Even if you don’t go for the full-scale panic of the $2,000-clean-up, the do-it-yourself approach is still somewhat intense, if not downright alarming.
Consider the procedure offered by the Maine DEP’s Web page entitled, “What if I accidentally break a fluorescent bulb in my home?”
Don’t vacuum bulb debris because a standard vacuum will spread mercury-containing dust throughout the area and contaminate the vacuum. Ventilate the area and reduce the temperature. Wear protective equipment like goggles, coveralls and a dust mask. Collect the waste material into an airtight container. Pat the area with the sticky side of tape. Wipe with a damp cloth. Finally, check with local authorities to see where hazardous waste may be properly disposed.
The only step the Maine DEP left off was the final one — hope you did a good enough clean-up so that you, your family and pets aren’t poisoned by any mercury inadvertently dispersed or missed.
This of course assumes that people are even aware that breaking CFLs entails special clean-up procedures in the first place.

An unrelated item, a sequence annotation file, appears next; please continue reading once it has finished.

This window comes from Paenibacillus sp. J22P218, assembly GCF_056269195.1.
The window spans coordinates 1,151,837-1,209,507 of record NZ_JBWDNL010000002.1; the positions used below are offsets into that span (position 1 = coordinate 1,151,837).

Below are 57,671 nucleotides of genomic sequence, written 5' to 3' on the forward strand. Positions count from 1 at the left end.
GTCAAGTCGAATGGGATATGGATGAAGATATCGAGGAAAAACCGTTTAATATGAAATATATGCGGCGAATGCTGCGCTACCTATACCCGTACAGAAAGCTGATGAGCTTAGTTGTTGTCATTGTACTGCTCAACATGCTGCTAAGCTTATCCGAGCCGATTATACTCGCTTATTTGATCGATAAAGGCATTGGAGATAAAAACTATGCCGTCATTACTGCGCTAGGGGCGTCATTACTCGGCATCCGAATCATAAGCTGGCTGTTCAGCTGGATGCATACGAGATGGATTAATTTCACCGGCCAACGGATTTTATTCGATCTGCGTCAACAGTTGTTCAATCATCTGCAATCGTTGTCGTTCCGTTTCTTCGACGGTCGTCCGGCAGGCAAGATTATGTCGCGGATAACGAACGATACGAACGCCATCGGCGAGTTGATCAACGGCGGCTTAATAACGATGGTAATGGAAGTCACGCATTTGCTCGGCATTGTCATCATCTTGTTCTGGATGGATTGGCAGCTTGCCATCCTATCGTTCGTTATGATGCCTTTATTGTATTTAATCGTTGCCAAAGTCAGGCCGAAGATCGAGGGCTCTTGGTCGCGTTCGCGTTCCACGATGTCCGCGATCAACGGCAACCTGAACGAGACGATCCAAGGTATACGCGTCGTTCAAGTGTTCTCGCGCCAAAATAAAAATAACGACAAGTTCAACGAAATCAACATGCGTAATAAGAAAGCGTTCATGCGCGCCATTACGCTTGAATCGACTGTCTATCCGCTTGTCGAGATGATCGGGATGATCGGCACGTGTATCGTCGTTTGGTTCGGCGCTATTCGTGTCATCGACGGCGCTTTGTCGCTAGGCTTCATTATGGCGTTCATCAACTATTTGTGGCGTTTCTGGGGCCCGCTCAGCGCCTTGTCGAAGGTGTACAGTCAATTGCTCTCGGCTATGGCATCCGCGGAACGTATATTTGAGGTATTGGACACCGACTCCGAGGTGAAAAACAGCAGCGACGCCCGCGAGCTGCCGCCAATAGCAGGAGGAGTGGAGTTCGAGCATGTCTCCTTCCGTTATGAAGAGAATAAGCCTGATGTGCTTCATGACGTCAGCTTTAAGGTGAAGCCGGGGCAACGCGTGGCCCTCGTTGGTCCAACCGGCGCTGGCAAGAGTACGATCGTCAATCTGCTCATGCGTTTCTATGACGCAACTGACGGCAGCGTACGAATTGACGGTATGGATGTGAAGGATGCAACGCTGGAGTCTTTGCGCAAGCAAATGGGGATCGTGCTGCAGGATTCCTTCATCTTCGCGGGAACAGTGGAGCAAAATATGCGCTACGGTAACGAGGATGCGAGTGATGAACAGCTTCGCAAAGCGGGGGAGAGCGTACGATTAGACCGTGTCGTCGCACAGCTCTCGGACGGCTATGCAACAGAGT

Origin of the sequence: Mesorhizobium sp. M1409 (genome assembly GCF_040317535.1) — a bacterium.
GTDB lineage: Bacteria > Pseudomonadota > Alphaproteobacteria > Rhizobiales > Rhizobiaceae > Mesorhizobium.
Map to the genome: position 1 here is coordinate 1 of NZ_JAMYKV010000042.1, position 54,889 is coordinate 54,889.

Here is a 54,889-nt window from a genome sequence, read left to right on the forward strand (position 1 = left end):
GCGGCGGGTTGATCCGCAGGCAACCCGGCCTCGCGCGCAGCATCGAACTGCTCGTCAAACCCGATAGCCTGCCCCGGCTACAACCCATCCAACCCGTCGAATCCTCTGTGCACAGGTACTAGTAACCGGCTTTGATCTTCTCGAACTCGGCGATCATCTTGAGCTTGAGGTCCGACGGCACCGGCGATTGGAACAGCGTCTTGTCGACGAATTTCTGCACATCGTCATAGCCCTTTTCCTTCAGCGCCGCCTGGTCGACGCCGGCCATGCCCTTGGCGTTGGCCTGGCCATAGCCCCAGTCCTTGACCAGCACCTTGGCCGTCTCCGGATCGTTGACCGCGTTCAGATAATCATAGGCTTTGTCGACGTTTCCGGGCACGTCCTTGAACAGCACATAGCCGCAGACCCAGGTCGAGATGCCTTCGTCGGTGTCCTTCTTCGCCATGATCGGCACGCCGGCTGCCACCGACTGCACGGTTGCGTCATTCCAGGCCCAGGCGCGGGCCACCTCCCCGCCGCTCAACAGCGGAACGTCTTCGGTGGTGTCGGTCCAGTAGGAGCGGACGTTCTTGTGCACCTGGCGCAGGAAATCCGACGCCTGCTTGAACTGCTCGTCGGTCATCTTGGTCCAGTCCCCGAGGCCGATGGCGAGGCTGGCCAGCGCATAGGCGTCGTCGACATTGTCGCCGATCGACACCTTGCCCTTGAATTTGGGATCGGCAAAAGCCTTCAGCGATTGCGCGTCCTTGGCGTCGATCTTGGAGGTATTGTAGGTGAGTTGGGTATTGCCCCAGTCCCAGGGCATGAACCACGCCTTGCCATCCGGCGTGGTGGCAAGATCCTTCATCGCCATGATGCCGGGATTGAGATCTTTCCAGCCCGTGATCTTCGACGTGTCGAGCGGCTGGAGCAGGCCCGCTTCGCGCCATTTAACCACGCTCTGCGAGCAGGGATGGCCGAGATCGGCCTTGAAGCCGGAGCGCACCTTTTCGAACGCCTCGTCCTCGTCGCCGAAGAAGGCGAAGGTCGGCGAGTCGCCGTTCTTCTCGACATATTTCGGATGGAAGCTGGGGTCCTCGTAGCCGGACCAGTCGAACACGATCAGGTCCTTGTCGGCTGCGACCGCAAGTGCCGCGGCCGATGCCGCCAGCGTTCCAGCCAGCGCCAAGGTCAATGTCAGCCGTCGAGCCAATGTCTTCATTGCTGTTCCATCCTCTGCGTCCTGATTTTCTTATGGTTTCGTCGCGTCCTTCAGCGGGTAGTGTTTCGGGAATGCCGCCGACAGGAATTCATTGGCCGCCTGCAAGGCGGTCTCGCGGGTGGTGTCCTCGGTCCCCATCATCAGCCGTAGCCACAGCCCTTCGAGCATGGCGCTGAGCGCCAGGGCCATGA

The potentially hazardous CFL is being pushed by companies like Wal-Mart — which wants to sell 100 million CFLs at 5 times the cost of incandescent bulbs during 2007 ? and surprisingly, environmentalists.
It’s quite odd that environmentalists have embraced the CFL, which cannot now, and will not in the foreseeable future be made without mercury. Given that there are about 4 billion lightbulb sockets in American households, we’re looking at the possibility of creating billions of hazardous wastes sites like the Bridges’ bedroom. Usually, environmentalists want hazardous materials out of, not in, our homes.
These are the same people that go berserk at the thought of mercury being emitted from power plants and the presence of mercury in seafood. Environmentalists have whipped up so much fear of mercury among the public that many local governments have even launched mercury thermometer exchange programs.